[Show abstract][Hide abstract] ABSTRACT: Proton pump inhibitors (PPIs) are the mainstay of current medical management for laryngopharyngeal reflux, and treatment often involves long-term use of this class of medications. The long-term adverse effects of PPI use have not been studied extensively, but several analyses have demonstrated epidemiological links between PPI use and adverse outcomes. These include altered mineral and vitamin absorption, orthopedic injury, acute coronary syndromes (ACS), and infectious risks.
A PubMed search was performed for subject headings, including PPIs and adverse outcomes. Relevant studies were included in this review. Studies were compiled, reviewed, and compared in a narrative form.
Several epidemiological links between PPI use and metabolic, infectious, cardiac, and orthopedic adverse outcomes were found. No definite causal effects were identified.
Given these epidemiological patterns, we recommend that the clinician be aware of these possible unintended consequences. In addition, we recommend consideration of dual-energy X-ray absorptiometry (DEXA) bone density scans in at-risk patients who have not been previously tested. We recommend consideration of vitamin B₁₂ and iron levels in selected patients who are at high risk. We also recommend close communication with our cardiology colleagues, as we attempt to ascertain the relationship between clopidogrel and PPI use. We recommend caution in the use of omeprazole in patients undergoing active treatment for ACS. Finally, we recommend consideration of Helicobacter pylori or serum gastrin level testing in patients with known risk factors for gastric carcinoma.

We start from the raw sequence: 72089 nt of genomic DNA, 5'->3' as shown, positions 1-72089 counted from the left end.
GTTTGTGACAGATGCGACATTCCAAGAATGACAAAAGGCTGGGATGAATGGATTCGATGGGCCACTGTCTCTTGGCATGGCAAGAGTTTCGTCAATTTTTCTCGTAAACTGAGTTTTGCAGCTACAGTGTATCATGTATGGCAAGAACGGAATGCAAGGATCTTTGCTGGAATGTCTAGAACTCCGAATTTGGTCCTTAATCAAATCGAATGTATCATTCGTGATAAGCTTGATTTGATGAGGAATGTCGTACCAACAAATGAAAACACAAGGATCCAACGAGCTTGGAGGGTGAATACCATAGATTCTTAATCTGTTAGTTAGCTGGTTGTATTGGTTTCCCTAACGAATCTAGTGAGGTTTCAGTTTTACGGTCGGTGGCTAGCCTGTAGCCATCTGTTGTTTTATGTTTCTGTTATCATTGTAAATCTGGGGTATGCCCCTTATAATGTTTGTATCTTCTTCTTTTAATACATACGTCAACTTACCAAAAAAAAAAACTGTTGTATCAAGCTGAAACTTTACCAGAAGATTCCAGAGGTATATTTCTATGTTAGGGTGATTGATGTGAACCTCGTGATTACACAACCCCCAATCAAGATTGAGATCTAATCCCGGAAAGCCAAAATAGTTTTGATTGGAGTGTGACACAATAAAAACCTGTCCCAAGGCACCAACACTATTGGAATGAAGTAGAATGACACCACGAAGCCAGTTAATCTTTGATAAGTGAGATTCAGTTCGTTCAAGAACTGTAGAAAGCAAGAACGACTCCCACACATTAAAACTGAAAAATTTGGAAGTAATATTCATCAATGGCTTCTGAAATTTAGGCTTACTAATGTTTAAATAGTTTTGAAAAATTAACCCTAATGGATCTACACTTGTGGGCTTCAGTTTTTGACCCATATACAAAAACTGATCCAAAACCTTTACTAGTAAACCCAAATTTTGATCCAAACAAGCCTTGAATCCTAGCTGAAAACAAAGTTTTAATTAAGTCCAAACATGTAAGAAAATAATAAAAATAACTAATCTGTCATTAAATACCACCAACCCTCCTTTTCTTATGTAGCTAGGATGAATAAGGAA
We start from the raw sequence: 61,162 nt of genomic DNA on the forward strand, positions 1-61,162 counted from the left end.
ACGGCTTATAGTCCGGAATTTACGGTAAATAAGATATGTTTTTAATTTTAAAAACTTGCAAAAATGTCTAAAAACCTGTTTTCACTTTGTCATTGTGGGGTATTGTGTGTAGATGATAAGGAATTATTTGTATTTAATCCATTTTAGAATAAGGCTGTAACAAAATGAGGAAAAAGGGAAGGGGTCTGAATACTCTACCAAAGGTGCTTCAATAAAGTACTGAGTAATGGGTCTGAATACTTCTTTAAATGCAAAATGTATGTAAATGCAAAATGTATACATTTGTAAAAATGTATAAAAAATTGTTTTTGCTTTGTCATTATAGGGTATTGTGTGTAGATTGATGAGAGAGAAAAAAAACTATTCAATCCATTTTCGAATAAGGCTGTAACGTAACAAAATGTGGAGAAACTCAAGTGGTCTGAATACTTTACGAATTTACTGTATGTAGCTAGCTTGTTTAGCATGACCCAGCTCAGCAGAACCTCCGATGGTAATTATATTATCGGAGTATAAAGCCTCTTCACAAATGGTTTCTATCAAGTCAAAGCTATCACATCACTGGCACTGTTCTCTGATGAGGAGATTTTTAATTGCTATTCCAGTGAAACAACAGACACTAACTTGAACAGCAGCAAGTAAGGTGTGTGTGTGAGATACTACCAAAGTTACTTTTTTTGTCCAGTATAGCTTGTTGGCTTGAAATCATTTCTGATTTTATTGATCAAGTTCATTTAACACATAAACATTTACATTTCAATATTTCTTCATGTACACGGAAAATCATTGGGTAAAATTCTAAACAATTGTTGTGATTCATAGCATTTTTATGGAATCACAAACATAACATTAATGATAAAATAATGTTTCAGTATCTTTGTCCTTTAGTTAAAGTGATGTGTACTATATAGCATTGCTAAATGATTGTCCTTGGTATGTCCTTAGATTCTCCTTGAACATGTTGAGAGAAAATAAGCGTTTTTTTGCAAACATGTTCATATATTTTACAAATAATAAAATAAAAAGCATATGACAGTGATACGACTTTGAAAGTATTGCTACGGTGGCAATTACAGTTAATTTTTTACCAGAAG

Journal of voice: official journal of the Voice Foundation 02/2010; 25(2):236-40. DOI:10.1016/j.jvoice.2009.10.015 · 0.94 Impact Factor
[Show abstract][Hide abstract] ABSTRACT: Unsedated office-based laser surgery (UOLS) of the larynx and trachea has significantly improved the treatment options for patients with laryngotracheal pathology including recurrent respiratory papillomas, granulomas, leukoplakia, and polypoid degeneration. UOLS delivered by flexible endoscopes has dramatically impacted office-based surgery by reducing the time, costs, and morbidity of surgery.
To review our experience with 443 laryngotracheal cases treated by UOLS.
The laser logbooks at the Center for Voice and Swallowing Disorders were reviewed for UOLS, and the medical and laryngological histories were detailed, as were the treatment modalities, frequencies, and complications.
Of the 443 cases, 406 were performed with the pulsed-dye laser, 10 with the carbon-dioxide laser, and 27 with the thulium: yttrium-aluminum-garnet laser. There were no significant complications in this series. A review of indications and wavelength selection criteria is presented.
Unsedated, office-based, upper aerodigestive tract laser surgery appears to be a safe and effective treatment option for many patients with laryngotracheal pathology.
Otolaryngology Head and Neck Surgery 08/2007; 137(1):146-51. DOI:10.1016/j.otohns.2007.02.041 · 1.72 Impact Factor